Golden triangle (composition)

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Example of Golden Triangle method on a painting. Compositional elements fall within the triangles

The golden triangle rule is a rule of thumb in visual composition for photographs or paintings, especially those which have elements that follow diagonal lines. The frame is divided into four triangles of two different sizes, done by drawing one diagonal from one corner to another, and then two lines from the other corners, touching the first at 90 degree angles. There are a couple ways this can be used:

1. Filling one of the triangles with the subject[1]

2. Placing the diagonal elements so that they run along two of the lines[2]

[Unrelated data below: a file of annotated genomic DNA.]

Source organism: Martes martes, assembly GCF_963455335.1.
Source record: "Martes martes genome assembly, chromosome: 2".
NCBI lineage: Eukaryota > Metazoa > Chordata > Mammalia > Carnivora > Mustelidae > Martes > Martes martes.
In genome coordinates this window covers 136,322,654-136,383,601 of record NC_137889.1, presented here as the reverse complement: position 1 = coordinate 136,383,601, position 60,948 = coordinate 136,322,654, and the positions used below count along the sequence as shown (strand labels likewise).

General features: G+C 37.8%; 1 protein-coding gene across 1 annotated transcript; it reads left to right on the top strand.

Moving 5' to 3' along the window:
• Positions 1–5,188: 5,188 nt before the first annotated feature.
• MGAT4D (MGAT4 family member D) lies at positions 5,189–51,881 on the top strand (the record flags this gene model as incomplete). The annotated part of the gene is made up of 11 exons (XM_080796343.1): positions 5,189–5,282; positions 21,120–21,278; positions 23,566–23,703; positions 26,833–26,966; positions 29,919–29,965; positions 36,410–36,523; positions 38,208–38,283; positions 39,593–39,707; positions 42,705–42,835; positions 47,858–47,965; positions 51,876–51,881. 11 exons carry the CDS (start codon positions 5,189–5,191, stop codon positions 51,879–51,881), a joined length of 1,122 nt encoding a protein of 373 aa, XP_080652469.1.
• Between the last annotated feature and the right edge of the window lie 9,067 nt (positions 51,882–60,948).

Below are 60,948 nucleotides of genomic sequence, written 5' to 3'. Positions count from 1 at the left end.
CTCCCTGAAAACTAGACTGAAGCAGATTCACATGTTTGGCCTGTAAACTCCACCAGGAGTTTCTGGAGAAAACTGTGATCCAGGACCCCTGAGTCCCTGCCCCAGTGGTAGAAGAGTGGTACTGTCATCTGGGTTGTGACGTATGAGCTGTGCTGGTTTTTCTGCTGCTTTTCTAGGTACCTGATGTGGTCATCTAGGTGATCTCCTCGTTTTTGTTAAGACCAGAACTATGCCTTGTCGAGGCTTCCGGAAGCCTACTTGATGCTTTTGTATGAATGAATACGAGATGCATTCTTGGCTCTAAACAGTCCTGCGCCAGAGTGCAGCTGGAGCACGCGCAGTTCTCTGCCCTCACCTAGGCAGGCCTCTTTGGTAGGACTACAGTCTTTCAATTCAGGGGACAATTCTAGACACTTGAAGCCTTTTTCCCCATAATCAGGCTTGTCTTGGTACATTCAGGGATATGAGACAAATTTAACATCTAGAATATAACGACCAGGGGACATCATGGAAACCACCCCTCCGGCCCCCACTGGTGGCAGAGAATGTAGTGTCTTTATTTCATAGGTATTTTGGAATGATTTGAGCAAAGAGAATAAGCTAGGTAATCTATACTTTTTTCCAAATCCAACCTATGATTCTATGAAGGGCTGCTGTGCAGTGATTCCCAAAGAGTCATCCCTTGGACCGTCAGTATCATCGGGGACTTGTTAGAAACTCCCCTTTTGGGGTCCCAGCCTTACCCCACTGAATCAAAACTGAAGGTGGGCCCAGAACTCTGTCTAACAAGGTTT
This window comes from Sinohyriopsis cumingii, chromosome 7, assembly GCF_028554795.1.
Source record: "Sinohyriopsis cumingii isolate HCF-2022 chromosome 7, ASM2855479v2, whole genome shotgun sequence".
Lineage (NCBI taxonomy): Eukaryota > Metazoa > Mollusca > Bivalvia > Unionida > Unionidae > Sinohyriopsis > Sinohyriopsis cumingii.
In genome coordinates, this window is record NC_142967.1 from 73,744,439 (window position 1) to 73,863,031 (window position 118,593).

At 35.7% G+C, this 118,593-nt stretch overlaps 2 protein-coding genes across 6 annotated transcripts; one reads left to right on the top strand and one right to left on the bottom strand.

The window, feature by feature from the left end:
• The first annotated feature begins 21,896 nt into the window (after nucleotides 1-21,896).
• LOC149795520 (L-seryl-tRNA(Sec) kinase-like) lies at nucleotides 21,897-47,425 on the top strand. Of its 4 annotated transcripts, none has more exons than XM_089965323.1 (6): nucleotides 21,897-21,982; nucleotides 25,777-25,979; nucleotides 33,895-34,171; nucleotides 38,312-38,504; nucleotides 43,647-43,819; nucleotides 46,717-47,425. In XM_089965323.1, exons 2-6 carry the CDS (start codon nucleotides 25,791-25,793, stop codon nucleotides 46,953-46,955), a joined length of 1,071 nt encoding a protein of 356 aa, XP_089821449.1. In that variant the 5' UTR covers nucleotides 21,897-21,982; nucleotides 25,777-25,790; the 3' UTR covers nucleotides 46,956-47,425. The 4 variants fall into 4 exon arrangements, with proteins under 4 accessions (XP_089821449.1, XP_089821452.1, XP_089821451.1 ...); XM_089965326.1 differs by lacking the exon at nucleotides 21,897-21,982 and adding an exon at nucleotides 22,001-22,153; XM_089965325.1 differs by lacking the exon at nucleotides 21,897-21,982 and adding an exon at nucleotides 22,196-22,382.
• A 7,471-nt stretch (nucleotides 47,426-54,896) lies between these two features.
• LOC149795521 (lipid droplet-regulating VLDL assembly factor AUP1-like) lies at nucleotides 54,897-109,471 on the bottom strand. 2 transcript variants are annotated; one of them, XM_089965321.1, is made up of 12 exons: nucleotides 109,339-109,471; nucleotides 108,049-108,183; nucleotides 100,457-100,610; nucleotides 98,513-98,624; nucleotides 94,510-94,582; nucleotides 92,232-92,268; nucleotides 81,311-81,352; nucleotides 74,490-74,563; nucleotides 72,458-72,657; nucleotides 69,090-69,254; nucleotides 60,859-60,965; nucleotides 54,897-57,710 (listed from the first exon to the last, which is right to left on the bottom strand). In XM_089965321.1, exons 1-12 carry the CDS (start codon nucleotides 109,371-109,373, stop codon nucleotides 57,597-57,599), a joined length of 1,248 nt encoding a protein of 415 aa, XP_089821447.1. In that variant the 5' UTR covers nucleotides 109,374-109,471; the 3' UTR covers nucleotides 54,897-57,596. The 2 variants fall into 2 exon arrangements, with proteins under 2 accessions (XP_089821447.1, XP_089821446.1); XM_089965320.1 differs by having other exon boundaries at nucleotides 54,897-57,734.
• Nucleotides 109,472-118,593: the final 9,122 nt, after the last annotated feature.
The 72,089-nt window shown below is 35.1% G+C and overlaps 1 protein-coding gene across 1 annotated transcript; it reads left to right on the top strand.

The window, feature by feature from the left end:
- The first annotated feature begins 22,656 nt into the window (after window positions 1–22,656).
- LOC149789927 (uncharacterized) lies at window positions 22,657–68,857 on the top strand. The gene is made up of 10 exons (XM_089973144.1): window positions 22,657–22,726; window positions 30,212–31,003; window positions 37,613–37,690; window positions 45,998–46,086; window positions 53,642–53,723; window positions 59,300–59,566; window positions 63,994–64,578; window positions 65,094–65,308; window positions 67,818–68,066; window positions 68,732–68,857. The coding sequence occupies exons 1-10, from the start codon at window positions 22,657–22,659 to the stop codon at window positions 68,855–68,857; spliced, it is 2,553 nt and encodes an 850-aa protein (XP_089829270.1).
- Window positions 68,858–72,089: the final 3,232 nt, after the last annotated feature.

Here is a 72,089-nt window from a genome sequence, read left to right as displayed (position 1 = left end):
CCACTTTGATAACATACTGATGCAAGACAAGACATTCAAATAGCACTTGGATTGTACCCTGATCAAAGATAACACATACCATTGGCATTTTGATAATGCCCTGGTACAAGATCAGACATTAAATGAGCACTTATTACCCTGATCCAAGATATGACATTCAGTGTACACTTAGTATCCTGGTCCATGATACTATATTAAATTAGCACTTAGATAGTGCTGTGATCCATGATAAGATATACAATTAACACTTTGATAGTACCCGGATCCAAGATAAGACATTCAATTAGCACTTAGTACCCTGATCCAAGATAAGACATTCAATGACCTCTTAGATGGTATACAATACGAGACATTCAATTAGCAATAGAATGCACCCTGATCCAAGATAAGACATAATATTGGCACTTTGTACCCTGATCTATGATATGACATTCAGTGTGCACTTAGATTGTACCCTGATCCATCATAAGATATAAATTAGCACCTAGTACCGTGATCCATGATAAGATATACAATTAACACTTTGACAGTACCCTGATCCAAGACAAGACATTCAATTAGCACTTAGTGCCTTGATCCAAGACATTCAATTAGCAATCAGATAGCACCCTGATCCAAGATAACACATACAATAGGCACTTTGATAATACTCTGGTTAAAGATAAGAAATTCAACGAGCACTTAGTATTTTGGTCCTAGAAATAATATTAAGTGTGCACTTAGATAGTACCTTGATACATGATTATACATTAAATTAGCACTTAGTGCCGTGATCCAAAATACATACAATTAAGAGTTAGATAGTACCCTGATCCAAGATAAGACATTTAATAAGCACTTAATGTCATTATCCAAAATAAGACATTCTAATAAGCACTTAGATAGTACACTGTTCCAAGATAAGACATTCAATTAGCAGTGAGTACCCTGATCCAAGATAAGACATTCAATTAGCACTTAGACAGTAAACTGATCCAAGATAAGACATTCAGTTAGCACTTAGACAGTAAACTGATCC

Use in software[edit]

Photoshop has an option putting guidelines for the golden triangle in the crop tool (in this case, it is simply called "triangle").[3] These guidelines can be flipped horizontally, by hitting shift-O or selecting "Cycle Overlay Orientation" from the overlay pull down menu.

See also[edit]


  1. ^ "Photography Composition the Golden Triangle Rule". Retrieved 2018-03-12.
  2. ^ "18 Composition Rules for Photos that Shine". Retrieved 2018-03-12.
  3. ^ "6 Little Known Things Photographers Can Learn from the Crop Tool". Retrieved 2018-03-12.